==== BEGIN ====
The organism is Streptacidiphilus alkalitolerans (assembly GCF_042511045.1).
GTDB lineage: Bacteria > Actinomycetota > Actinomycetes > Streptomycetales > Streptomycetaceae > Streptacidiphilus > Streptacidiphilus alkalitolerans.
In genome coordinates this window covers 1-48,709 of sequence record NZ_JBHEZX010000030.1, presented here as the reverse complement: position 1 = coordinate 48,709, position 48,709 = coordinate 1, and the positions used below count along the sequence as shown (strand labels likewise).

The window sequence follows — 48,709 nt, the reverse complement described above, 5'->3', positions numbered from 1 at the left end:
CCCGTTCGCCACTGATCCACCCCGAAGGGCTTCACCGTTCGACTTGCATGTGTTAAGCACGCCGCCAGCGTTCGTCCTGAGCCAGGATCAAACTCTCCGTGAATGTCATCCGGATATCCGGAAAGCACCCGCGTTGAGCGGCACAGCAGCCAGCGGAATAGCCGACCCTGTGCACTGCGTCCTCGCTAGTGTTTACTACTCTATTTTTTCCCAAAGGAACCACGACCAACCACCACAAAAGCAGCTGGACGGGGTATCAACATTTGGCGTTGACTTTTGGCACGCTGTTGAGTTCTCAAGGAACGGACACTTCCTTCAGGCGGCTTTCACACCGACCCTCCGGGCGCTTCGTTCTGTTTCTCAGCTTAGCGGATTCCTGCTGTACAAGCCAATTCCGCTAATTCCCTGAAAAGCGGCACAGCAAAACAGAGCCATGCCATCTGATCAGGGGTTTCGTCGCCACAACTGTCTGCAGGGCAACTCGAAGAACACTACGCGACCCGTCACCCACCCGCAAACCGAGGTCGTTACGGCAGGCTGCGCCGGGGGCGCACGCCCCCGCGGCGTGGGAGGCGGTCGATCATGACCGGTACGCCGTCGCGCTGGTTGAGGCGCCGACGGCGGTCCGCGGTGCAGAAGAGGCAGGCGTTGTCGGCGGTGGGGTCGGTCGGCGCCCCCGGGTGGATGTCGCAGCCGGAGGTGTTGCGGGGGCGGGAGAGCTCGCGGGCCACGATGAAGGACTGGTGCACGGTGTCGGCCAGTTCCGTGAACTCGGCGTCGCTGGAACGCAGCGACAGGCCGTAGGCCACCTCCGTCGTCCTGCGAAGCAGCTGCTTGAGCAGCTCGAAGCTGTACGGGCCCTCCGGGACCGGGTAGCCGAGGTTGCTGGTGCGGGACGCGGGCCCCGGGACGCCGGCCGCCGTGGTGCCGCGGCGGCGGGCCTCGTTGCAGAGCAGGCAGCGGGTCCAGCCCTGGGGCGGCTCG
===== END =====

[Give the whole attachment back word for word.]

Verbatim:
The organism is Streptacidiphilus alkalitolerans (assembly GCF_042511045.1).
GTDB lineage: Bacteria > Actinomycetota > Actinomycetes > Streptomycetales > Streptomycetaceae > Streptacidiphilus > Streptacidiphilus alkalitolerans.
In genome coordinates this window covers 1-48,709 of sequence record NZ_JBHEZX010000030.1, presented here as the reverse complement: position 1 = coordinate 48,709, position 48,709 = coordinate 1, and the positions used below count along the sequence as shown (strand labels likewise).

The window sequence follows — 48,709 nt, the reverse complement described above, 5'->3', positions numbered from 1 at the left end:
CCCGTTCGCCACTGATCCACCCCGAAGGGCTTCACCGTTCGACTTGCATGTGTTAAGCACGCCGCCAGCGTTCGTCCTGAGCCAGGATCAAACTCTCCGTGAATGTCATCCGGATATCCGGAAAGCACCCGCGTTGAGCGGCACAGCAGCCAGCGGAATAGCCGACCCTGTGCACTGCGTCCTCGCTAGTGTTTACTACTCTATTTTTTCCCAAAGGAACCACGACCAACCACCACAAAAGCAGCTGGACGGGGTATCAACATTTGGCGTTGACTTTTGGCACGCTGTTGAGTTCTCAAGGAACGGACACTTCCTTCAGGCGGCTTTCACACCGACCCTCCGGGCGCTTCGTTCTGTTTCTCAGCTTAGCGGATTCCTGCTGTACAAGCCAATTCCGCTAATTCCCTGAAAAGCGGCACAGCAAAACAGAGCCATGCCATCTGATCAGGGGTTTCGTCGCCACAACTGTCTGCAGGGCAACTCGAAGAACACTACGCGACCCGTCACCCACCCGCAAACCGAGGTCGTTACGGCAGGCTGCGCCGGGGGCGCACGCCCCCGCGGCGTGGGAGGCGGTCGATCATGACCGGTACGCCGTCGCGCTGGTTGAGGCGCCGACGGCGGTCCGCGGTGCAGAAGAGGCAGGCGTTGTCGGCGGTGGGGTCGGTCGGCGCCCCCGGGTGGATGTCGCAGCCGGAGGTGTTGCGGGGGCGGGAGAGCTCGCGGGCCACGATGAAGGACTGGTGCACGGTGTCGGCCAGTTCCGTGAACTCGGCGTCGCTGGAACGCAGCGACAGGCCGTAGGCCACCTCCGTCGTCCTGCGAAGCAGCTGCTTGAGCAGCTCGAAGCTGTACGGGCCCTCCGGGACCGGGTAGCCGAGGTTGCTGGTGCGGGACGCGGGCCCCGGGACGCCGGCCGCCGTGGTGCCGCGGCGGCGGGCCTCGTTGCAGAGCAGGCAGCGGGTCCAGCCCTGGGGCGGCTCG